My ex-girlfriend’s mom started doing a jazzercise class in the 80s and hasn’t stopped since. It’s a weird thing.
Programming exercises can be just as addictive as some forms of well-marketed physical exercise. I have to actively resist writing solutions in Lisp to every silly problem I stumble upon online. But this morning, I came across this simple one (a blog post from 2007, but that happens on Hacker News) and, for some reason, couldn’t pass it up:
Write a program that prints the numbers from 1 to 100. But for multiples of three print “Fizz” instead of the number and for the multiples of five print “Buzz”. For numbers which are multiples of both three and five print “FizzBuzz”.
It’s so silly that I guess some folks, like the blogger linked above, have turned it into a problem of “what’s the most creative/strange way I can think of to do this?” Which is interesting and fun in its own right.
What I don’t understand is the attitude expressed in the original fizzbuzz blog post, “Using FizzBuzz to Find Developers who Grok Coding”. Does it really matter if it takes someone 5 or 20 minutes to write a solution? (FWIW, I took about 10 mins). A shorter time with such a goofy example means someone “groks” coding more than another? Ridiculous.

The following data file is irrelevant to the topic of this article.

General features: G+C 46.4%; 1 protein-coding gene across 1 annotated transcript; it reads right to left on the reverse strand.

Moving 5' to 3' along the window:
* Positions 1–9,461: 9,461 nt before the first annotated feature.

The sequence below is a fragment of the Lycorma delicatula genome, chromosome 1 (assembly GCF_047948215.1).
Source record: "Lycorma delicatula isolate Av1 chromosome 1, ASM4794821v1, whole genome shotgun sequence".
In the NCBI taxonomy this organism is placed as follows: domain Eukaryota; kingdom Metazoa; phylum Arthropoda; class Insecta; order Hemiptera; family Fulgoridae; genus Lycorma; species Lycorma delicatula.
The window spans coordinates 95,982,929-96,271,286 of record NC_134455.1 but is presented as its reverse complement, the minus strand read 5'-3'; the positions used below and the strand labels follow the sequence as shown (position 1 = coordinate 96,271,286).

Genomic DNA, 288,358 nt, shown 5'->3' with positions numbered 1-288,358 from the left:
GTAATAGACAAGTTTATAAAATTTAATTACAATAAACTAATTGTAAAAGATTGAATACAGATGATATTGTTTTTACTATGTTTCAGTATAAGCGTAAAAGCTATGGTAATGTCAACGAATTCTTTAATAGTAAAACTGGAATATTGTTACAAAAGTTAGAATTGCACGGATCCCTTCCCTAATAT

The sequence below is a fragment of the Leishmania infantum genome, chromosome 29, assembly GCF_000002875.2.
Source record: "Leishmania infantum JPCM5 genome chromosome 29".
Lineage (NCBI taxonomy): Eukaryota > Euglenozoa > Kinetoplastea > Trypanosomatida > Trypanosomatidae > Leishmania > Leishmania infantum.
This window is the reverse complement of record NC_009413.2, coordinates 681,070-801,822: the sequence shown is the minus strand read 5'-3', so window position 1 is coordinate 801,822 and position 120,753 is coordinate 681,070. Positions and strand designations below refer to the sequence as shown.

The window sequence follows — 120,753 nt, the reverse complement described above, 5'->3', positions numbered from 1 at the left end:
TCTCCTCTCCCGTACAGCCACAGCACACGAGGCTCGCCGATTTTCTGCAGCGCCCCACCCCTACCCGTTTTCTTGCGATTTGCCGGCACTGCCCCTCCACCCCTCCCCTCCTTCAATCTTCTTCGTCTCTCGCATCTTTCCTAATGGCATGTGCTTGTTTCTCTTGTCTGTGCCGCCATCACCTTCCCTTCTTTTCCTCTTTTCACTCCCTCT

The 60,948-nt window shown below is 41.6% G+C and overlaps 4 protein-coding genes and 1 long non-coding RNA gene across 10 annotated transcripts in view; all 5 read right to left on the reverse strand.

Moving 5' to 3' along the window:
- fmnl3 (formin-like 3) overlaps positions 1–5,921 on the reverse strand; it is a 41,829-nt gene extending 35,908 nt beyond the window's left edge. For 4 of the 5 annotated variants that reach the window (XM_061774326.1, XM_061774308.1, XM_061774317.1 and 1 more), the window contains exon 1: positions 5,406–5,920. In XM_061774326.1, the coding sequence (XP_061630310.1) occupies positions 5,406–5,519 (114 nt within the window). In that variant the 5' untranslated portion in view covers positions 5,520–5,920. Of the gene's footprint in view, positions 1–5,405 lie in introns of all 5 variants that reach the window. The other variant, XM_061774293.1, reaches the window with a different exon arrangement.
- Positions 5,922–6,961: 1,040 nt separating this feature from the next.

These types of puzzles are amusing precisely because a lot of real-world development (which is what the vast majority of people who code for a living do) is unfortunately pretty rote, and doesn’t require a lot of algorithmic thinking. Code monkeys learn to use libraries and frameworks, and spend a lot of time trying to use them correctly and cleanly, in order to implement straightforward requirements. So these exercises are a shift in mindset. In a tiny way, they put you back on the path of engineering. It’s why people find them interesting to do. It’s why I’m reading the Structure and Interpretation of Computer Programs.
Taking a few more minutes might mean you’re not accustomed to solving such problems every minute of your working life. But that’s not at all the same as gauging whether someone understands coding or not. That kind of measurement is naive at best.